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Acromioclavicular Separations: Etiology & Treatment

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Presentation on theme: "Acromioclavicular Separations: Etiology & Treatment"— Presentation transcript:

1 Acromioclavicular Separations: Etiology & Treatment
By Jennifer R. Farrell A Senior Project April 11, 2001

2 Introduction Acromioclavicular (AC) separation:
Acromion pulls apart from clavicle Scapula falls away Common in athletics Classification varies

3 Anatomy of the AC Joint Diarthrodial joint.
Freely moveable. Formed by the distal clavicle and acromion. Coracoclavicular (CC), Acromioclavicular (AC) and Coracoacromial (CA) ligaments maintain joint reduction and stability. (Rockwood et al., 1998)

4 Function of the AC Joint
Suspend upper extremity Transmit forces to the axial skeleton. Responsible for allowing arm to swing clear of the trunk (Hauser, 1996). AC joint must have a strong ligament complex for support.

5 Ligaments Involved Acromioclavicular capsule Four AC ligaments
Coracoclavicular ligament Trapezoid and Conoid. Coracoacromial ligament (Klassen, Morey & An, 1997)

6 Motion of the AC joint Elevate and abduct the arm.
The clavicle is capable of 30° to 40° of upward rotation (Field & Warren, 1996 and Hauser, 1996). Motion occurs in a triaxial pattern (Klassen et al., 1997). 90% of restraint to posterior displacement and resistance to horizontal translation by AC ligament (Field & Warren, 1996). Coracoclavicular ligaments are the prime stabilizers and prevent superior dislocation (Klassen et al., 1997).

7 Classification of Injury
AC joint injuries are classified based on the severity of injury sustained to the ligaments and supporting musculature (Rockwood, Williams & Young, 1998). Traditionally only three types. The most widely used 3-grade classification system is the Tossy system.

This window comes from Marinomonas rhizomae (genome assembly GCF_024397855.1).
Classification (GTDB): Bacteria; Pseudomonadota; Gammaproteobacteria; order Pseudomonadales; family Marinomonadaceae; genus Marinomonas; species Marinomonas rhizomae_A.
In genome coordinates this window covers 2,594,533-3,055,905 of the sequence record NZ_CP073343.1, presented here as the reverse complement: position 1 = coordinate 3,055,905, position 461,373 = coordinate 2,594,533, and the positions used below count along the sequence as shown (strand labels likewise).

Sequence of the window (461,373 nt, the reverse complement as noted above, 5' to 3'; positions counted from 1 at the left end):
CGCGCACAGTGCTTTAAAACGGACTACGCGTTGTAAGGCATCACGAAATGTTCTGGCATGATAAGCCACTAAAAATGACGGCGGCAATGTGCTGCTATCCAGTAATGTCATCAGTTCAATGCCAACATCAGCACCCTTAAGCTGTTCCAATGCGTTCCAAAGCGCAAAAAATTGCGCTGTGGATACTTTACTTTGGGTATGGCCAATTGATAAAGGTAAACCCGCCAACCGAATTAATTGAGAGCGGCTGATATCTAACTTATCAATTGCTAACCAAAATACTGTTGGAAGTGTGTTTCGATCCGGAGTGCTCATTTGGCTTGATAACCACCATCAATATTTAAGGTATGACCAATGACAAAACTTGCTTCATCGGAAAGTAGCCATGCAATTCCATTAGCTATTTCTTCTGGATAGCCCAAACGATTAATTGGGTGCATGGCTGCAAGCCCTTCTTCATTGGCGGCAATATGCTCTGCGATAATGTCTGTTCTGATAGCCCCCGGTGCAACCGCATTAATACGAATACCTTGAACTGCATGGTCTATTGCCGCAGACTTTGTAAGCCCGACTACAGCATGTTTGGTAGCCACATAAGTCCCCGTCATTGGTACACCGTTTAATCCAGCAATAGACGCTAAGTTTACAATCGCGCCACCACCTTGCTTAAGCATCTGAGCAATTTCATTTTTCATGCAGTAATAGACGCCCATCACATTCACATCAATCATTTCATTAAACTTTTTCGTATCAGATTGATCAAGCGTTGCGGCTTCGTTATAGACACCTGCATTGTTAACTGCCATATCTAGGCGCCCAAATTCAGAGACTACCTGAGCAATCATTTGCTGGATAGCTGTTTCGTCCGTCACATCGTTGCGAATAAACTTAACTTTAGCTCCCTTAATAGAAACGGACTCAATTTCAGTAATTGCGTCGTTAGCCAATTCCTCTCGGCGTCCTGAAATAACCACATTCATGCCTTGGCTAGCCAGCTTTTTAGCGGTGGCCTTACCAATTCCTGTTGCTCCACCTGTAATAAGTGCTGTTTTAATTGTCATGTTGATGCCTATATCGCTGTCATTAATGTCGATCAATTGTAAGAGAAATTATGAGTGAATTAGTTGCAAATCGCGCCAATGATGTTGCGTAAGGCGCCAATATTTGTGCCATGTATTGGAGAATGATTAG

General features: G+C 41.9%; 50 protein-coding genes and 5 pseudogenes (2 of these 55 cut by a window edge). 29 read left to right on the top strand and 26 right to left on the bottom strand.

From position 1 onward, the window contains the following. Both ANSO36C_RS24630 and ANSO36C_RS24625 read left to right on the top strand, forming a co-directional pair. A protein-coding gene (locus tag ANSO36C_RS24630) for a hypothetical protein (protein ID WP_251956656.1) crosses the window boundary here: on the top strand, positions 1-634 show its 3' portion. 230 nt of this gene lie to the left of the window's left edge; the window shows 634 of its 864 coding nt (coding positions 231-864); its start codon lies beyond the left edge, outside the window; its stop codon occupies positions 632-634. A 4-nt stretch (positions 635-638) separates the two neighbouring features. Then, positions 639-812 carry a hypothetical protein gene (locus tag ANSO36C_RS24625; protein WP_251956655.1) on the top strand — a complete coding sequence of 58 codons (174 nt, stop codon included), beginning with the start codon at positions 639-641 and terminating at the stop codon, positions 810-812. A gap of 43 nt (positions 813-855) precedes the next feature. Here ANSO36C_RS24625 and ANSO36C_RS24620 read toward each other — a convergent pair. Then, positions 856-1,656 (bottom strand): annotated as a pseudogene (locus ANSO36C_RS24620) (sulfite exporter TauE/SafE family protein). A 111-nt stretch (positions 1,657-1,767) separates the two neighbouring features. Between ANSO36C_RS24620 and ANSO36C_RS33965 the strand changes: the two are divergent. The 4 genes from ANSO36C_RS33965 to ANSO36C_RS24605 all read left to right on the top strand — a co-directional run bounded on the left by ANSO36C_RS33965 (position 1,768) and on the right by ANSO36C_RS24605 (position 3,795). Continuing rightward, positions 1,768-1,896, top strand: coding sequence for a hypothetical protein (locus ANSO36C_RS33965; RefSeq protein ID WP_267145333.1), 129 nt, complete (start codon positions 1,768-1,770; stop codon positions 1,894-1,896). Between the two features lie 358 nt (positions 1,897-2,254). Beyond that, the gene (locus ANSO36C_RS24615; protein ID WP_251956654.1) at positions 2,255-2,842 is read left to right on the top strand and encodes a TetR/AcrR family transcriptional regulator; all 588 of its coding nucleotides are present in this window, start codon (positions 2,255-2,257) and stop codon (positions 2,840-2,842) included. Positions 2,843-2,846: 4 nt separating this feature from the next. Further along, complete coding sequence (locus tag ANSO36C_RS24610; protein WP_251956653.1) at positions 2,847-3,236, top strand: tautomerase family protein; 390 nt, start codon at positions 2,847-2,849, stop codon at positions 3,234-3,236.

8 Tossy System Type I injury: Type II injury: Type III injury:
Basic sprain or contusion of the AC ligaments. No tear or visible deformity, except slight swelling. Type II injury: Partial tear of the CC ligaments. Superior clavicle, obvious swelling and difficulty lifting objects. Type III injury: Completely ruptured CC ligaments. Severe pain, disability, swelling and marked deformity (Tossy, Mead & Sigmond, 1963).

9 Classification of Injury
Since Tossy et al’s (1963) study, many studies have proposed expanding the classification system. In addition, the Tossy system has been modified.

10 Modifications to the Original Tossy System
Types I, II and III injuries modified in a study by Zlotsky, 1976. Field and Warren (1996) divided types II and III into IIA & IIB, and IIIA & IIIB.

11 Additions to the Tossy System
In a study by Gazielly (1995) types IV and V were proposed, while keeping the original Tossy classifications the same. Hauser (1996) argued for six classes of AC separations while using the modified Tossy system proposed by Zlotsky (1976).

12 Classification Overview
Most commonly used classification system presently (Rockwood et al., 1998). Types I, II and III depict the modified Tossy system proposed by Zlotsky (1976). Types IV, V and VI illustrate the classes proposed by Hauser (1996) and Gazielly (1995). (Rockwood et al., 1998)

13 Mechanism of Injury Direct Mechanism*  Indirect Mechanism*
* (Rockwood et al., 1998)

14 Mechanics of Injury With both direct and indirect trauma, the clavicle usually detaches from the acromion process superiorly. The clavicle will appear as a prominent protrusion on the superior aspect of the shoulder.* *(Irvin et al., 1998). There have been cases reported in which the clavicle is lodged under the acromion, displaced anterior, posterior or simply resting on top of the acromion.* *(Schwartz & Kuderna, 1988, Shildhaus & Meyers, 1987, & Leonard & Capen, 1983).